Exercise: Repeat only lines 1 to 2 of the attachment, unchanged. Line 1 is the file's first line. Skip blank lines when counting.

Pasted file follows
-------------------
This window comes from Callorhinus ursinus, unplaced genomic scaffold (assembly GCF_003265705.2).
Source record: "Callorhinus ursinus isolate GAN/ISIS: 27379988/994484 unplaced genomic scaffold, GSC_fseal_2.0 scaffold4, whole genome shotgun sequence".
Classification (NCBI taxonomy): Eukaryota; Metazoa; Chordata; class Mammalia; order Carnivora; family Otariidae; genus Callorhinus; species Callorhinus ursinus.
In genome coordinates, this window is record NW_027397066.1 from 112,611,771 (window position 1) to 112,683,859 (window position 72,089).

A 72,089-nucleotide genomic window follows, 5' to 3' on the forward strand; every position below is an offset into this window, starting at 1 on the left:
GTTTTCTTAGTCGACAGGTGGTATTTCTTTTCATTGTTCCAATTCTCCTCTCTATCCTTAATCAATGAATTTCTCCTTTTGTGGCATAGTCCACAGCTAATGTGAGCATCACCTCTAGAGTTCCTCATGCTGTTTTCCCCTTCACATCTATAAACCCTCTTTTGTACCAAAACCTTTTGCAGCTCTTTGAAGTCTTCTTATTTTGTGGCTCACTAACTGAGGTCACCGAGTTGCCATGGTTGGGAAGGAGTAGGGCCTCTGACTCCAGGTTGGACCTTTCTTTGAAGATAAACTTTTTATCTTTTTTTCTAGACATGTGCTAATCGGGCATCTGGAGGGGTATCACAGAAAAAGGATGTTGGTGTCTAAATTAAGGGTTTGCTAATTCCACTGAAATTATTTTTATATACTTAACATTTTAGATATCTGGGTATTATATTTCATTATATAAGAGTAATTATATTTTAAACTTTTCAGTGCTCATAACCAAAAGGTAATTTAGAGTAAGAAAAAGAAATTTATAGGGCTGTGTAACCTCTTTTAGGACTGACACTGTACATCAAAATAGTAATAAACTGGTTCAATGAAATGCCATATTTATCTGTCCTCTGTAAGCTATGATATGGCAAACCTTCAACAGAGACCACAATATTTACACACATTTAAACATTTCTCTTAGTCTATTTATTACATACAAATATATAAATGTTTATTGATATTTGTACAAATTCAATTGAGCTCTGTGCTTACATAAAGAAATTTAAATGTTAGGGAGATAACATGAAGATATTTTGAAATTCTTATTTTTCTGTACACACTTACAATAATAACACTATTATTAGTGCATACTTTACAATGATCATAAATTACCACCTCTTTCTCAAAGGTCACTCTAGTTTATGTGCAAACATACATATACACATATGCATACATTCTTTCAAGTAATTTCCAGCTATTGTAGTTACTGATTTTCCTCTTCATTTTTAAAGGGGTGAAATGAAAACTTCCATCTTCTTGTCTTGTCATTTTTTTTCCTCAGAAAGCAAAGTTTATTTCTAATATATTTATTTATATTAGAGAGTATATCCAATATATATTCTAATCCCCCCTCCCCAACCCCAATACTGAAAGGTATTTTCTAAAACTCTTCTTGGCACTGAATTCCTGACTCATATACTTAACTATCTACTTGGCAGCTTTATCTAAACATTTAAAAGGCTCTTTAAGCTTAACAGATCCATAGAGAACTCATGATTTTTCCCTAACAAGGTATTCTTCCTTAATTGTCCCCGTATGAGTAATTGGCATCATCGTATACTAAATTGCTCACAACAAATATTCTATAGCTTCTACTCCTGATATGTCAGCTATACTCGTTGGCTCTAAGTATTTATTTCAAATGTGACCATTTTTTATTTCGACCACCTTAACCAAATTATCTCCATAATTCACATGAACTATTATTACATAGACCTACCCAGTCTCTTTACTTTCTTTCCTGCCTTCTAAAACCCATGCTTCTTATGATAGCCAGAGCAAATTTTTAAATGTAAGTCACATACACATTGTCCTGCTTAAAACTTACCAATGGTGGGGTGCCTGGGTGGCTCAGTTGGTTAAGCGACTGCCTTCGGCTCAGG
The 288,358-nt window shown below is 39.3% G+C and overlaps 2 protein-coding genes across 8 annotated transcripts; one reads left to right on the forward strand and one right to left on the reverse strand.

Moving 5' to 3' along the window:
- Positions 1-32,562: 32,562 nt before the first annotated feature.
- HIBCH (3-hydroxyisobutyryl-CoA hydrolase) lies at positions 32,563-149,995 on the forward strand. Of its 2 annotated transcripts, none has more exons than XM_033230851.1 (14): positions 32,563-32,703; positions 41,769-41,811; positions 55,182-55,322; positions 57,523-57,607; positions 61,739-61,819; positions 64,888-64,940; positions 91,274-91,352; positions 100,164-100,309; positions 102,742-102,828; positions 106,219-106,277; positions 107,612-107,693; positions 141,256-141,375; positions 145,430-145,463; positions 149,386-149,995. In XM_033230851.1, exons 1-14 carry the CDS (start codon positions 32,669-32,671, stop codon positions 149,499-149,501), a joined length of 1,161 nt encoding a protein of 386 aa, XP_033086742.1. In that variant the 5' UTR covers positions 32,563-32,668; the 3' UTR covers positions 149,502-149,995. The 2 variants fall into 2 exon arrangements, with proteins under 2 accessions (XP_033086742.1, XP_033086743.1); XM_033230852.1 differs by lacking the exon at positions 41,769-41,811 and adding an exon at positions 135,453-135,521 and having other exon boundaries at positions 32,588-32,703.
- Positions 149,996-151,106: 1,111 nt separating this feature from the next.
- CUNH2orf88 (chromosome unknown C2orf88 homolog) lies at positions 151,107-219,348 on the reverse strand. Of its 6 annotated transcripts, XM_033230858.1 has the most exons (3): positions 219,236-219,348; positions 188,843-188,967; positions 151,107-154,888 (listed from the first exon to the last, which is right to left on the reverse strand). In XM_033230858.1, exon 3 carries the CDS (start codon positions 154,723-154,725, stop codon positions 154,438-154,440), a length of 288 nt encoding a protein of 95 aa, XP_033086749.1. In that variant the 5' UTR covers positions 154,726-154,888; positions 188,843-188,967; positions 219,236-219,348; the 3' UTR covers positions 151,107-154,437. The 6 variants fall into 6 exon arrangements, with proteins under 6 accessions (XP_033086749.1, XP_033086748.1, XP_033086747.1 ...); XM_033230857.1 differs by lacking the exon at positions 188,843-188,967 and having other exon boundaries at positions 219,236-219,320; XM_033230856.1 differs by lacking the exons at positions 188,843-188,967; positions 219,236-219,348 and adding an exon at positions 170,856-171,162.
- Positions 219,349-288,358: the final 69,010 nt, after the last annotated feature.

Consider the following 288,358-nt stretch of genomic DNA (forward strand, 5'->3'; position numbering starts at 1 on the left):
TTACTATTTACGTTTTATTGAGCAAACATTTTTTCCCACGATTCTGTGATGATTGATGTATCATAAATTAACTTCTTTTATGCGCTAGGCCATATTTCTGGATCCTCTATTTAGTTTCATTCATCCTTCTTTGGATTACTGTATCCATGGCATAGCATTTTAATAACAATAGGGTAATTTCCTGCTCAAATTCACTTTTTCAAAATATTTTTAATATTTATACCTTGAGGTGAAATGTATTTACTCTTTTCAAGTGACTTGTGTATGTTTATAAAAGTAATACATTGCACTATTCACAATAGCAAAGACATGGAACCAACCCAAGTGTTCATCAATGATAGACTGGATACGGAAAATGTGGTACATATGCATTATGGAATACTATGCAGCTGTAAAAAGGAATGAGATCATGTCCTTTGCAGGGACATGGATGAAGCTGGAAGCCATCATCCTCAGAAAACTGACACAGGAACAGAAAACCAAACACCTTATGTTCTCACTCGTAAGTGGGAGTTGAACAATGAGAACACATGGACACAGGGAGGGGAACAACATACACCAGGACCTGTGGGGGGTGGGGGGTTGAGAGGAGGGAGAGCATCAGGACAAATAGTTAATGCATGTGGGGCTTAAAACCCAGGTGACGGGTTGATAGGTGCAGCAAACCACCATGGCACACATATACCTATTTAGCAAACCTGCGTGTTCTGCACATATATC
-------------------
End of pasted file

This window comes from Callorhinus ursinus, unplaced genomic scaffold (assembly GCF_003265705.2).
Source record: "Callorhinus ursinus isolate GAN/ISIS: 27379988/994484 unplaced genomic scaffold, GSC_fseal_2.0 scaffold4, whole genome shotgun sequence".